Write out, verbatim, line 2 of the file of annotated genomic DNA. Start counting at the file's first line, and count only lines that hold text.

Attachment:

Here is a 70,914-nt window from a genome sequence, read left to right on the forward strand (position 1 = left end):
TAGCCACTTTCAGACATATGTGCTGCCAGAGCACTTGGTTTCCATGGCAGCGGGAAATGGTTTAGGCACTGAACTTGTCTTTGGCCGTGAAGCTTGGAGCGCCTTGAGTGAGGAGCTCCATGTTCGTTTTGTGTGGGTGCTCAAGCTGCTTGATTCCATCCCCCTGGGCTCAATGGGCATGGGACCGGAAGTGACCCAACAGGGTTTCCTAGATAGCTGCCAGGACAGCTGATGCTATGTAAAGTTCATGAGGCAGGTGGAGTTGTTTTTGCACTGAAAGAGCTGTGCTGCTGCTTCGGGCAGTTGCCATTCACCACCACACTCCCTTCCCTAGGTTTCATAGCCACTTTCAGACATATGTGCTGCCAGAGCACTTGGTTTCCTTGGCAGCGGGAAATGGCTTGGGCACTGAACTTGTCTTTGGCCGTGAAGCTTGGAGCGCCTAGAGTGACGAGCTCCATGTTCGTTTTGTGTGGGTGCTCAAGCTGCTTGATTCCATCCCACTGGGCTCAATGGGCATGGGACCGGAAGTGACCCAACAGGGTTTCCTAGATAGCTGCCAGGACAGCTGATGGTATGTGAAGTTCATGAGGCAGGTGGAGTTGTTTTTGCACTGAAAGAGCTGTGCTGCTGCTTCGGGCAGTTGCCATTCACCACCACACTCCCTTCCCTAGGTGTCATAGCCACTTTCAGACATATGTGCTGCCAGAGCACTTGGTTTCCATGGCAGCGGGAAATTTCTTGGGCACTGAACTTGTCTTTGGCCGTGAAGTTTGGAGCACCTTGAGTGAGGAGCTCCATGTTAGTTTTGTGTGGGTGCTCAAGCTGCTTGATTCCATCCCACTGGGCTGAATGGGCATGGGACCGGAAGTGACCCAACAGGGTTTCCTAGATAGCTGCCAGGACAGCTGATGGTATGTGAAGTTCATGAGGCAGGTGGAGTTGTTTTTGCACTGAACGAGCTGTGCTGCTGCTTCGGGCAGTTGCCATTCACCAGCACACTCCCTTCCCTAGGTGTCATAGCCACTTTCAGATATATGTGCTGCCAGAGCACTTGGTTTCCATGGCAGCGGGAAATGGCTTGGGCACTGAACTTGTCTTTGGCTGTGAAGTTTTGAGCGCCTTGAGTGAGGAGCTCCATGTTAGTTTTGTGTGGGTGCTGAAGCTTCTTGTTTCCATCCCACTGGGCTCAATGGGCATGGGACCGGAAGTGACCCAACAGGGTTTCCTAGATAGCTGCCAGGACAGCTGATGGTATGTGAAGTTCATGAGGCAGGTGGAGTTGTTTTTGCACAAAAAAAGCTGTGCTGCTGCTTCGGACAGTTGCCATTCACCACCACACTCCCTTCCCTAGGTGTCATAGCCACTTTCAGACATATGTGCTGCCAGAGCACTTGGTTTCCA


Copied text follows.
TAGCCACTTTCAGACATATGTGCTGCCAGAGCACTTGGTTTCCATGGCAGCGGGAAATGGTTTAGGCACTGAACTTGTCTTTGGCCGTGAAGCTTGGAGCGCCTTGAGTGAGGAGCTCCATGTTCGTTTTGTGTGGGTGCTCAAGCTGCTTGATTCCATCCCCCTGGGCTCAATGGGCATGGGACCGGAAGTGACCCAACAGGGTTTCCTAGATAGCTGCCAGGACAGCTGATGCTATGTAAAGTTCATGAGGCAGGTGGAGTTGTTTTTGCACTGAAAGAGCTGTGCTGCTGCTTCGGGCAGTTGCCATTCACCACCACACTCCCTTCCCTAGGTTTCATAGCCACTTTCAGACATATGTGCTGCCAGAGCACTTGGTTTCCTTGGCAGCGGGAAATGGCTTGGGCACTGAACTTGTCTTTGGCCGTGAAGCTTGGAGCGCCTAGAGTGACGAGCTCCATGTTCGTTTTGTGTGGGTGCTCAAGCTGCTTGATTCCATCCCACTGGGCTCAATGGGCATGGGACCGGAAGTGACCCAACAGGGTTTCCTAGATAGCTGCCAGGACAGCTGATGGTATGTGAAGTTCATGAGGCAGGTGGAGTTGTTTTTGCACTGAAAGAGCTGTGCTGCTGCTTCGGGCAGTTGCCATTCACCACCACACTCCCTTCCCTAGGTGTCATAGCCACTTTCAGACATATGTGCTGCCAGAGCACTTGGTTTCCATGGCAGCGGGAAATTTCTTGGGCACTGAACTTGTCTTTGGCCGTGAAGTTTGGAGCACCTTGAGTGAGGAGCTCCATGTTAGTTTTGTGTGGGTGCTCAAGCTGCTTGATTCCATCCCACTGGGCTGAATGGGCATGGGACCGGAAGTGACCCAACAGGGTTTCCTAGATAGCTGCCAGGACAGCTGATGGTATGTGAAGTTCATGAGGCAGGTGGAGTTGTTTTTGCACTGAACGAGCTGTGCTGCTGCTTCGGGCAGTTGCCATTCACCAGCACACTCCCTTCCCTAGGTGTCATAGCCACTTTCAGATATATGTGCTGCCAGAGCACTTGGTTTCCATGGCAGCGGGAAATGGCTTGGGCACTGAACTTGTCTTTGGCTGTGAAGTTTTGAGCGCCTTGAGTGAGGAGCTCCATGTTAGTTTTGTGTGGGTGCTGAAGCTTCTTGTTTCCATCCCACTGGGCTCAATGGGCATGGGACCGGAAGTGACCCAACAGGGTTTCCTAGATAGCTGCCAGGACAGCTGATGGTATGTGAAGTTCATGAGGCAGGTGGAGTTGTTTTTGCACAAAAAAAGCTGTGCTGCTGCTTCGGACAGTTGCCATTCACCACCACACTCCCTTCCCTAGGTGTCATAGCCACTTTCAGACATATGTGCTGCCAGAGCACTTGGTTTCCA